New York banker Corinne Narassiguin, the Socialist party candidate in the North American election, defeated UMP rival Frederic Lefebvre in the run-off ballot.
Canadian candidates Christophe Navel, an independent, and Stephanie Bowring, with the left-wing Radical Party, finished out of the running after the initial June 9 vote.
In January, Foreign Affairs Minister John Baird had “summoned” French ambassador Philippe Zeller to a meeting to voice Canada’s objections about this country’s inclusion in the new French electoral district.
“No authorization has been given to France to permit it to include Canada in an extraterritorial electoral district,” Baird’s press secretary, Joseph Lavoie, said at the time. “We summoned the ambassador to tell him of our disappointment with the French government’s decision to ignore this Canadian policy, aimed at upholding Canadian sovereignty and reducing foreign interference in Canadian domestic affairs.”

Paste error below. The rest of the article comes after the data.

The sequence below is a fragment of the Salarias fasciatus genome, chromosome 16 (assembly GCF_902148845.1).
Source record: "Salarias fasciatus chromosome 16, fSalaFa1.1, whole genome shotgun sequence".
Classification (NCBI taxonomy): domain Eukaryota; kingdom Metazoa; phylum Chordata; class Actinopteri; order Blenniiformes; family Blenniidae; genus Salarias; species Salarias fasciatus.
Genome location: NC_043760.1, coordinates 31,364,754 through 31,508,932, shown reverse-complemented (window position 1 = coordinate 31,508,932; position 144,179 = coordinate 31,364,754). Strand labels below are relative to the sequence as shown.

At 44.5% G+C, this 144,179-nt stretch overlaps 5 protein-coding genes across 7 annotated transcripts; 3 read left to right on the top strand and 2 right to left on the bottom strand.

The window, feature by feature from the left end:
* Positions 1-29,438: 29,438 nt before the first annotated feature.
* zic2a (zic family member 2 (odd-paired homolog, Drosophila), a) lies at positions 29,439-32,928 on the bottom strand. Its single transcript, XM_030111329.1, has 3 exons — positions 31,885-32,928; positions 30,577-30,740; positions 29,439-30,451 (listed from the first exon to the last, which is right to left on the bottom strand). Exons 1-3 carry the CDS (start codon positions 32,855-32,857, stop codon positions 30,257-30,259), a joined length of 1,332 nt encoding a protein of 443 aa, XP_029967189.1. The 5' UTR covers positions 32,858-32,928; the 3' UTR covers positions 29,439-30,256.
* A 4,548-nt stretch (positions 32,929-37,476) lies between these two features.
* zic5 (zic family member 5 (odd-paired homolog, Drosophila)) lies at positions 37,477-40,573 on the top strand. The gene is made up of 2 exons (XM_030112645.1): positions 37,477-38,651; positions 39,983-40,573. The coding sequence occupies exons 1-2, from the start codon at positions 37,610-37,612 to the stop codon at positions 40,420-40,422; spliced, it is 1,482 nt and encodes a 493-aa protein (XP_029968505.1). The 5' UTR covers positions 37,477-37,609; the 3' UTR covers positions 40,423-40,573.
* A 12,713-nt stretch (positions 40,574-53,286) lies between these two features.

Last year, in a diplomatic “circular” sent to foreign ambassadors in Canada, the government stated that it “continues to encourage foreign states to allow citizens residing permanently or temporarily in Canada to exercise their right to vote in their country of origin’s elections or referenda, namely via absentee ballot.”
But the circular cautioned that, “as a matter of policy, the Government of Canada will continue to refuse requests by foreign states to include Canada in their respective extraterritorial electoral constituencies. Also, the department will not allow foreign governments to conduct election campaigns in Canada or establish foreign political parties and movements in Canada.”